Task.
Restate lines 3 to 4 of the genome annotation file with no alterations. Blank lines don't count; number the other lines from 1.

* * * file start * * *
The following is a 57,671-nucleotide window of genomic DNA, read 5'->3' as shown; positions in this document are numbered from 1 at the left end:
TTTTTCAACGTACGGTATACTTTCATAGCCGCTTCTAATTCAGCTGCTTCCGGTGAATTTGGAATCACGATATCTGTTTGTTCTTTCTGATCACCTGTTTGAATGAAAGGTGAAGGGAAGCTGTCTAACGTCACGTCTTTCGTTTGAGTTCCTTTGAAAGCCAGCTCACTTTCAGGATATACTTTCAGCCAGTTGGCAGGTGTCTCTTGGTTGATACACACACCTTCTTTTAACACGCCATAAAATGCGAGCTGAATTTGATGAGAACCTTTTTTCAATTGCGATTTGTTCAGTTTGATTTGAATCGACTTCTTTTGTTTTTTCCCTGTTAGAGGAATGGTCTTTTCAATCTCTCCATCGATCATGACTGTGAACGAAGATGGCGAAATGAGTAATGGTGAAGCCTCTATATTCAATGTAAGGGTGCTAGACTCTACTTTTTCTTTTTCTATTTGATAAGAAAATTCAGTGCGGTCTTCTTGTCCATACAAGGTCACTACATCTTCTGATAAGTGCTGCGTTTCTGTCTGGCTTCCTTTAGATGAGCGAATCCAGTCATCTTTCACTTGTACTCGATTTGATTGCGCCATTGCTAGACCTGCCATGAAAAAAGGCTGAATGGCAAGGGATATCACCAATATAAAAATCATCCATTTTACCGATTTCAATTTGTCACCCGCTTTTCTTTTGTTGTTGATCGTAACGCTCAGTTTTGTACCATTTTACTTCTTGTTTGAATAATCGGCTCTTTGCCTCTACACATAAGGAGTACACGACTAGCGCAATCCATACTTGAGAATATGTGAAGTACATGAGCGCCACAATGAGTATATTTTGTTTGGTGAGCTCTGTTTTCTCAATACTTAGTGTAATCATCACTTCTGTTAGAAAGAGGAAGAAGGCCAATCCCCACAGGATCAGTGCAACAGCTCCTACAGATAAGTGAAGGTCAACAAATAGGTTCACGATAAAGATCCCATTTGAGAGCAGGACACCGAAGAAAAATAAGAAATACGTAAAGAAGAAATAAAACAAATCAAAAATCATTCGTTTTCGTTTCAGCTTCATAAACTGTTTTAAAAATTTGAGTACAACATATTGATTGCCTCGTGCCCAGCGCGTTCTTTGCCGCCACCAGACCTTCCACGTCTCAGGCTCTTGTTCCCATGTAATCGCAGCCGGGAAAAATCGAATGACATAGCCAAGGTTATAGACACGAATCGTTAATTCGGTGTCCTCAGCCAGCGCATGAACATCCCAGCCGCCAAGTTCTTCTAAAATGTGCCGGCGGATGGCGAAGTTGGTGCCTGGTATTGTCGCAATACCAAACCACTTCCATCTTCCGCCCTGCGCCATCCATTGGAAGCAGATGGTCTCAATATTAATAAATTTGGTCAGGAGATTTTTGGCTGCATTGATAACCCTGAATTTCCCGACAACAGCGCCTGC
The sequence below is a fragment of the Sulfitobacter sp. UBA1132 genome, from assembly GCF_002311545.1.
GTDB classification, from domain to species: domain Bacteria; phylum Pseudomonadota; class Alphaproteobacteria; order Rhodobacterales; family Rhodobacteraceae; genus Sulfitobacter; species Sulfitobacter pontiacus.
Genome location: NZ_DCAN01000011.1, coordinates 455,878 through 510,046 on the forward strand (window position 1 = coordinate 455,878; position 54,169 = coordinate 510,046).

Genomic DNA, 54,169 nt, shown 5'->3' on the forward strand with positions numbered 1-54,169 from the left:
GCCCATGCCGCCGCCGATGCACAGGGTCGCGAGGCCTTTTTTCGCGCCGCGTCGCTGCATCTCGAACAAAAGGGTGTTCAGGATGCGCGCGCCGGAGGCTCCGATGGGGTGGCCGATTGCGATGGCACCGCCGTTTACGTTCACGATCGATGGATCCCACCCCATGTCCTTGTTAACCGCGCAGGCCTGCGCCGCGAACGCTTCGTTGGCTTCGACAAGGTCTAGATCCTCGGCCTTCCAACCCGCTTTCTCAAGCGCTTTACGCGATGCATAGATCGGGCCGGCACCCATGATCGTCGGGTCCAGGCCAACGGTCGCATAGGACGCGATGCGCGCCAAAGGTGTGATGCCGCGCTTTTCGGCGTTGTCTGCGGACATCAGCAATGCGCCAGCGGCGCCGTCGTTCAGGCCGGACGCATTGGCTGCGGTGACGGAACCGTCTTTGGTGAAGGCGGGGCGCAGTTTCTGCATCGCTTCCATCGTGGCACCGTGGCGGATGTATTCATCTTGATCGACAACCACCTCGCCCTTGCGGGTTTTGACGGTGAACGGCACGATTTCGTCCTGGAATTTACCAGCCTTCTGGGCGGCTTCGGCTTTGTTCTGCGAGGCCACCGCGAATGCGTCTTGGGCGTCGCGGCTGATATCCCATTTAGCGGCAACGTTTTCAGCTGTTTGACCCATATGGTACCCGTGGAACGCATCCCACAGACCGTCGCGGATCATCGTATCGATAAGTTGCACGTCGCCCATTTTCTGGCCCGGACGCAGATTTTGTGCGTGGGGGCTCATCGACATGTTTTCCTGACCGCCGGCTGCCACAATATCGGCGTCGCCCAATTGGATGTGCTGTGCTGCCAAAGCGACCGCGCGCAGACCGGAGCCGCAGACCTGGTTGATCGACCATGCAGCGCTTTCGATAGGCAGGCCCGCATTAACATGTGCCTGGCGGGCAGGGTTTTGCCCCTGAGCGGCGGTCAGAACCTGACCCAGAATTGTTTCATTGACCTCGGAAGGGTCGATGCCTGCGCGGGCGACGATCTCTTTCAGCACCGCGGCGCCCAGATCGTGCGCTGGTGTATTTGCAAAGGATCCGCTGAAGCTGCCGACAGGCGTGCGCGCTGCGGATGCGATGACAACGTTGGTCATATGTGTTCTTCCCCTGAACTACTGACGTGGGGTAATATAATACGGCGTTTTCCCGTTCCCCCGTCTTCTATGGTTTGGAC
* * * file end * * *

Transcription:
The sequence below is a fragment of the Sulfitobacter sp. UBA1132 genome, from assembly GCF_002311545.1.
GTDB classification, from domain to species: domain Bacteria; phylum Pseudomonadota; class Alphaproteobacteria; order Rhodobacterales; family Rhodobacteraceae; genus Sulfitobacter; species Sulfitobacter pontiacus.